You may remember that yesterday I had found some substitute fleeces that I thought would do for my dyeing/blending project.
Today I took a closer look. Oh, dear:
This is a fleece that I bought in 2000. Not only did I buy it, but I imported it. I had it sent all the way across the ocean, I paid duty on it. In fact, I bought three. When I opened the package I was disappointed. I had been buying raised-in-America shetland fleeces for five or six years by then, and they were very nice.
These fleeces were not very nice. But I had paid, and shipped, and so forth, and I really had no recourse, so I packed the fleeces back in their bags, sealed them up, and put them away to think about Later.
Since then I've moved them twice, stacked them with the other fleeces, even inventoried them (without opening the bag), but I never really thought about them. So when I opened them up today to look at them, I was coming at them with an unbiased eye.
The emperor has no clothes!
This fleece is coarse, the staple is short, and about 1/2 the length of the staple is sunburned. Furthermore, take a look at the tips:
That's them, a couple of inches to the left of the rest of the staple. They just snap right off with a gentle tug. Imagine what professional carding machinery would do to them!
The second fleece was pretty much the same, with the addition of this:
Scurf. Also known as dandruff. And it doesn't wash out. I might be willing to deal with scurf in qiviut or cashmere, but I'd have to think about it. In this case there really wasn't much of a decision to make.
Here is the third fleece, displayed on the same horrible sheet-cum-dropcloth. It has a more primitive coat, with triangular staples. The staple length is longer, and while the tips are sun-bleached, they don't snap off.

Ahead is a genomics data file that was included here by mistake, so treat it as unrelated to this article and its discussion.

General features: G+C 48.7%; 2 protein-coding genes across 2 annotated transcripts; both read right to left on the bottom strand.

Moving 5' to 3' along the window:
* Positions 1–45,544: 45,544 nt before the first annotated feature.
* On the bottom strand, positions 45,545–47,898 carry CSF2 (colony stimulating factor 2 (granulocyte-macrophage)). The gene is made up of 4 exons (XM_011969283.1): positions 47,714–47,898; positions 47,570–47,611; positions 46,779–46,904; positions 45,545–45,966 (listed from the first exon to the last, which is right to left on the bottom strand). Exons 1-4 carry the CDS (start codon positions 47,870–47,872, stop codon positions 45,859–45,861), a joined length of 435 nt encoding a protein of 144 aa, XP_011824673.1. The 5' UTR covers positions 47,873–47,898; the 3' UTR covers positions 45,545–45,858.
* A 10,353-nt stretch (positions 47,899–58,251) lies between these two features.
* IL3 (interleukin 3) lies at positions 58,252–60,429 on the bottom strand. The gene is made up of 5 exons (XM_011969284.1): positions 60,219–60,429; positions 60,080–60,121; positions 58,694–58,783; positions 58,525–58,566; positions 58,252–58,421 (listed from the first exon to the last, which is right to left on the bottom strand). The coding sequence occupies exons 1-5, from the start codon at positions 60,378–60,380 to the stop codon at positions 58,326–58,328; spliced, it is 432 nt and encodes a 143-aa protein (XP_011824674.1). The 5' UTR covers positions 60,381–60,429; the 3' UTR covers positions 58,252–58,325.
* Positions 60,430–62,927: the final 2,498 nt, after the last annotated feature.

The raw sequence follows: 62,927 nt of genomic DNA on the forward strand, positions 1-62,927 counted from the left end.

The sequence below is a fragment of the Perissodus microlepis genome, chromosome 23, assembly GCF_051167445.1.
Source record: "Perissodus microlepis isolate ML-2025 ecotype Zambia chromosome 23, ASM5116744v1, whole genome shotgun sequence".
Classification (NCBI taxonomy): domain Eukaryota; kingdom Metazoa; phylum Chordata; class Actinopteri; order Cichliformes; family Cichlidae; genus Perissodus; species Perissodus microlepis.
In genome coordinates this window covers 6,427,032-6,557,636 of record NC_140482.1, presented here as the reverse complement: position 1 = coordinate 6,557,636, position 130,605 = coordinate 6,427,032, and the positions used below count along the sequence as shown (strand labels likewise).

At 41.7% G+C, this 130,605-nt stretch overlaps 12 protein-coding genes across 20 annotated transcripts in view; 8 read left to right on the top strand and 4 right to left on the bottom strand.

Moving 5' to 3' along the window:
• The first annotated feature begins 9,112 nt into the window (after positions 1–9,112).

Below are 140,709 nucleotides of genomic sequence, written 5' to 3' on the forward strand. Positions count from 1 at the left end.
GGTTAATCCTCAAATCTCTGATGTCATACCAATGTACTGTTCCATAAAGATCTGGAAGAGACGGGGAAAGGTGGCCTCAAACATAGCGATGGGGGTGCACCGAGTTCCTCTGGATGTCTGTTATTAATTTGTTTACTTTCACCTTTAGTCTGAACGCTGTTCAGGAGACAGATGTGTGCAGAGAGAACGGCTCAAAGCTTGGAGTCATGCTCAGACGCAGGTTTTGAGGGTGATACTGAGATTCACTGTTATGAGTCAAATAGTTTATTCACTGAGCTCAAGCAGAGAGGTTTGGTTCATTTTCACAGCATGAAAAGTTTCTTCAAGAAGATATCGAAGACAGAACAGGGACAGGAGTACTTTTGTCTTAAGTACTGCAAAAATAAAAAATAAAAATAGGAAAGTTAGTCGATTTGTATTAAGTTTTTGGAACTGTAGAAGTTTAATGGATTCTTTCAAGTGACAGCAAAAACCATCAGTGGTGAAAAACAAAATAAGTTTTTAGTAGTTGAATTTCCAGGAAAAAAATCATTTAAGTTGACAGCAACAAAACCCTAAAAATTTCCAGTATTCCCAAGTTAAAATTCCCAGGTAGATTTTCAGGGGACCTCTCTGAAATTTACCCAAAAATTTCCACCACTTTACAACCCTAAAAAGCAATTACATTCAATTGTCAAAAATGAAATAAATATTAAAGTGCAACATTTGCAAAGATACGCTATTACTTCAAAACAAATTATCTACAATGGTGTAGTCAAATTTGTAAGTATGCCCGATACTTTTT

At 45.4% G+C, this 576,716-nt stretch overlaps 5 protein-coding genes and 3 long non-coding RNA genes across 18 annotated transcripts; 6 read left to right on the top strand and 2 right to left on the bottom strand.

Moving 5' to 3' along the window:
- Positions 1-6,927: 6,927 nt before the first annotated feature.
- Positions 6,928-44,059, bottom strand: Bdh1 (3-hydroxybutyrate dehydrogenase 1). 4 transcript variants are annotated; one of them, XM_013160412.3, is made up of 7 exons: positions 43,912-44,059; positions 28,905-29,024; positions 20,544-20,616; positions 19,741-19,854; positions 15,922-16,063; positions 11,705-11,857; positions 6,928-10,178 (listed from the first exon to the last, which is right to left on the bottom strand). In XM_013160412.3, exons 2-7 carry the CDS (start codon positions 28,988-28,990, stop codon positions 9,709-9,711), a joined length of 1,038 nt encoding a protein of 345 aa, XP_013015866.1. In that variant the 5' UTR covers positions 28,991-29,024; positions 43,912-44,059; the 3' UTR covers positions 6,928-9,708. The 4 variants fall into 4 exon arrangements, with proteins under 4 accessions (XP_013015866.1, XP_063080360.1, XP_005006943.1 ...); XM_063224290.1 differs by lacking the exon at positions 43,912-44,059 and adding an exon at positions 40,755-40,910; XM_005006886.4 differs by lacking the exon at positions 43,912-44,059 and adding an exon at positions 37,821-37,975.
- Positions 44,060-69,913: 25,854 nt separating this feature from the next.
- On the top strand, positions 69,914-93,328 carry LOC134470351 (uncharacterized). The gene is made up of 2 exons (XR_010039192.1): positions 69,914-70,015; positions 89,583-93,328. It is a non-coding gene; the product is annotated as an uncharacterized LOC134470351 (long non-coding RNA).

It is clearly the nicest of the three, but then that's not saying much. I've thrown the other two away (thereby meeting my Getting Rid of Stuff quota for the week) but for the moment I'm keeping this one. My plan is to give it another hard look this evening or tomorrow. If it passes that, I'll dye some up, card a batt, and spin it.
If it doesn't, there are some other fleeces in the garage. I don't know how many, and I think maybe I ought to know, but there are certainly more than six and probably fewer than, oh, twenty. There are two more brown fleeces, but one has too much VM to be carded and the other is too pretty to overdye. There are two black fleeces, and -- shockingly -- only one grey, which is earmarked for another project. Oh, wait, there's another grey but I love it too much to overdye it. There are white fleeces in a range of fleece types (Shetland, Polypay, Polwarth, Corriedale, Rambouillet, Columbia, maybe some more) -- but it would certainly change the project to use white fleece.
Onwards and upwards, I guess.